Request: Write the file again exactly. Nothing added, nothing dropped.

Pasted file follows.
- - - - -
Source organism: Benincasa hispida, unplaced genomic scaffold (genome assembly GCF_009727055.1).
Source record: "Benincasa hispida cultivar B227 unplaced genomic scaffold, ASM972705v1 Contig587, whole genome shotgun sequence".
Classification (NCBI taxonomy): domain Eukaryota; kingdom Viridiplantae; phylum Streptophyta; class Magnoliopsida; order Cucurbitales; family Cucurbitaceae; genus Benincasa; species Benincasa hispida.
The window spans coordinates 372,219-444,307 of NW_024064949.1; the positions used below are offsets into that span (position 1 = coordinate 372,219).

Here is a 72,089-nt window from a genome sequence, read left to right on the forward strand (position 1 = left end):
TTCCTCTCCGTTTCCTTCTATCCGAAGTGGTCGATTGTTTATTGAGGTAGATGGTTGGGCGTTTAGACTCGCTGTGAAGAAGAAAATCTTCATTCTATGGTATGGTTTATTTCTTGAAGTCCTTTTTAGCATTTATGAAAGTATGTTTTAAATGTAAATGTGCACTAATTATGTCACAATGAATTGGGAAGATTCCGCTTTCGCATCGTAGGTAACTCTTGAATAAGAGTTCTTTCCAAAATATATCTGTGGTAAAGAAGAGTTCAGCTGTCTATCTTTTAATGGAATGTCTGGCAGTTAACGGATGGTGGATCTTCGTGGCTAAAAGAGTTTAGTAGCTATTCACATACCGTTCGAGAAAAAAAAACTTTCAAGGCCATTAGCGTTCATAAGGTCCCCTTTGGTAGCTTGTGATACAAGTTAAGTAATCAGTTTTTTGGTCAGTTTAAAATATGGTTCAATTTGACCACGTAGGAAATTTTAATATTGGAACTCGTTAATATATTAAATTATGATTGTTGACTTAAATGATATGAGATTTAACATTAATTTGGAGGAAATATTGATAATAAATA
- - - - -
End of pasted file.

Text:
Source organism: Benincasa hispida, unplaced genomic scaffold (genome assembly GCF_009727055.1).
Source record: "Benincasa hispida cultivar B227 unplaced genomic scaffold, ASM972705v1 Contig587, whole genome shotgun sequence".
Classification (NCBI taxonomy): domain Eukaryota; kingdom Viridiplantae; phylum Streptophyta; class Magnoliopsida; order Cucurbitales; family Cucurbitaceae; genus Benincasa; species Benincasa hispida.
The window spans coordinates 372,219-444,307 of NW_024064949.1; the positions used below are offsets into that span (position 1 = coordinate 372,219).

Here is a 72,089-nt window from a genome sequence, read left to right on the forward strand (position 1 = left end):
TTCCTCTCCGTTTCCTTCTATCCGAAGTGGTCGATTGTTTATTGAGGTAGATGGTTGGGCGTTTAGACTCGCTGTGAAGAAGAAAATCTTCATTCTATGGTATGGTTTATTTCTTGAAGTCCTTTTTAGCATTTATGAAAGTATGTTTTAAATGTAAATGTGCACTAATTATGTCACAATGAATTGGGAAGATTCCGCTTTCGCATCGTAGGTAACTCTTGAATAAGAGTTCTTTCCAAAATATATCTGTGGTAAAGAAGAGTTCAGCTGTCTATCTTTTAATGGAATGTCTGGCAGTTAACGGATGGTGGATCTTCGTGGCTAAAAGAGTTTAGTAGCTATTCACATACCGTTCGAGAAAAAAAAACTTTCAAGGCCATTAGCGTTCATAAGGTCCCCTTTGGTAGCTTGTGATACAAGTTAAGTAATCAGTTTTTTGGTCAGTTTAAAATATGGTTCAATTTGACCACGTAGGAAATTTTAATATTGGAACTCGTTAATATATTAAATTATGATTGTTGACTTAAATGATATGAGATTTAACATTAATTTGGAGGAAATATTGATAATAAATA